NW Qld Birding Observations
Birding pretty quiet around here at the
moment.Perhaps a lot of insects did not survive
the drought which in turn has reduced the number of insectivorous
birds.In some area even the spinifex looks
A few weeks ago I spent 2 full days 200km
north of Camooweal ( 12km east of the NT border) checking out Royal Geographic
Society of Qld 1995 sighting locations of the Carpentarian
Grasswren. All these areas had been burnt out by a huge fire. There
were small patches of old growth spinifex but alas, I could locate no CGws. I
hope they found alternate lodgings.
But, I did get a 1/2 second (thru the binocs)
close-up view of the head of a female Rufous-crowned Emu-wren,
somewhat north of its known territory.
Earlier in the day I flushed from the ground a
Barn Owl. It landed on a branch & turned around to
check me out. But the sun was behind me, so it shielded its eyes from the sun
with a wing. It then swivelled its head around the other way and shielded its
eyes with the other wing. It apparently did not like what it saw & flew
At the Carpentarian Grasswren site 60km NW of Mount
Isa along McNamara's Rd (often wrongly called Lady Lorretta Rd) the spinifex has
been partly burnt out. But the CGws are still being recorded even though some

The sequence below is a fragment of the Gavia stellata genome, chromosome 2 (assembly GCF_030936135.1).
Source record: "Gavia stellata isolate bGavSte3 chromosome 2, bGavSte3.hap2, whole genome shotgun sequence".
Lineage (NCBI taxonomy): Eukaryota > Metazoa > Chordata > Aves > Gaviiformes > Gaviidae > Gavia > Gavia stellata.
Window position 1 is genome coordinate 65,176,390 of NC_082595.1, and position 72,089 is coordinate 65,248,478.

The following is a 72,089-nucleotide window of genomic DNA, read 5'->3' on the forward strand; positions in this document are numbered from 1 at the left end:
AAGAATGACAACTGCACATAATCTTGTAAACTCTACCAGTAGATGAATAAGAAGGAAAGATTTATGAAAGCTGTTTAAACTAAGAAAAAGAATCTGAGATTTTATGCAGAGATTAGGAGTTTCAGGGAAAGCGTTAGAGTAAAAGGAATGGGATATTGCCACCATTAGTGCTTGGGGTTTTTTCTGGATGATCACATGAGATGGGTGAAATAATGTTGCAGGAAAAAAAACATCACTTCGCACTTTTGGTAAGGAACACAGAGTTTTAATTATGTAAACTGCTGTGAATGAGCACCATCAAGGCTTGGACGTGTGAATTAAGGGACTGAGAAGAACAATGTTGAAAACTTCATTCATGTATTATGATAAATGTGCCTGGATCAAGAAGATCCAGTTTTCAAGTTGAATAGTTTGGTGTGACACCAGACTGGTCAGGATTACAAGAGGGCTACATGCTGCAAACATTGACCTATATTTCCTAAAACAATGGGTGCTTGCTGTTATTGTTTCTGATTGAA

birdwatchers have taken 2 days to do so. The last
sighting was next to a creek 1 km north of the Cairn.
2 weeks ago about 20km of Cloncurry I had a
Black-breasted Buzzard having a real good look at me ...
but I was not to its taste & off it went.
Nearer home yesterday, on the western shores
of Lake Moondarra, with Bill & Del Saunders of Port Macquarie, we
watched a pair of Black Falcons for 1/2 hour.As we got to about
80m they would glide away and land again on the grass. But the scope confirmed
the species. This was my first sighting of this species near Mount
At another bay also on the western side we saw 4
Black-necked Storks walking slowly along with 5m between each
bird. All were in adult plumage and Bill pointed out only one had the yellow eye
of a female. I learn something every day !
On the way home we saw a single bird flying from
tree to tree. Although it proved to be Golden-headed Cisticola
for a while we considered a lost out of territory Zitting Cisticola. What we
kept seeing was prominent barring under the tail. Not something I have seen
illustrated in the texts, (The same under tail barring applies to
Bob Forsyth, Mount Isa, NW
- Gazetteer section includes Birding locations
for NW Qld
- Quick Indexes for the Australian Field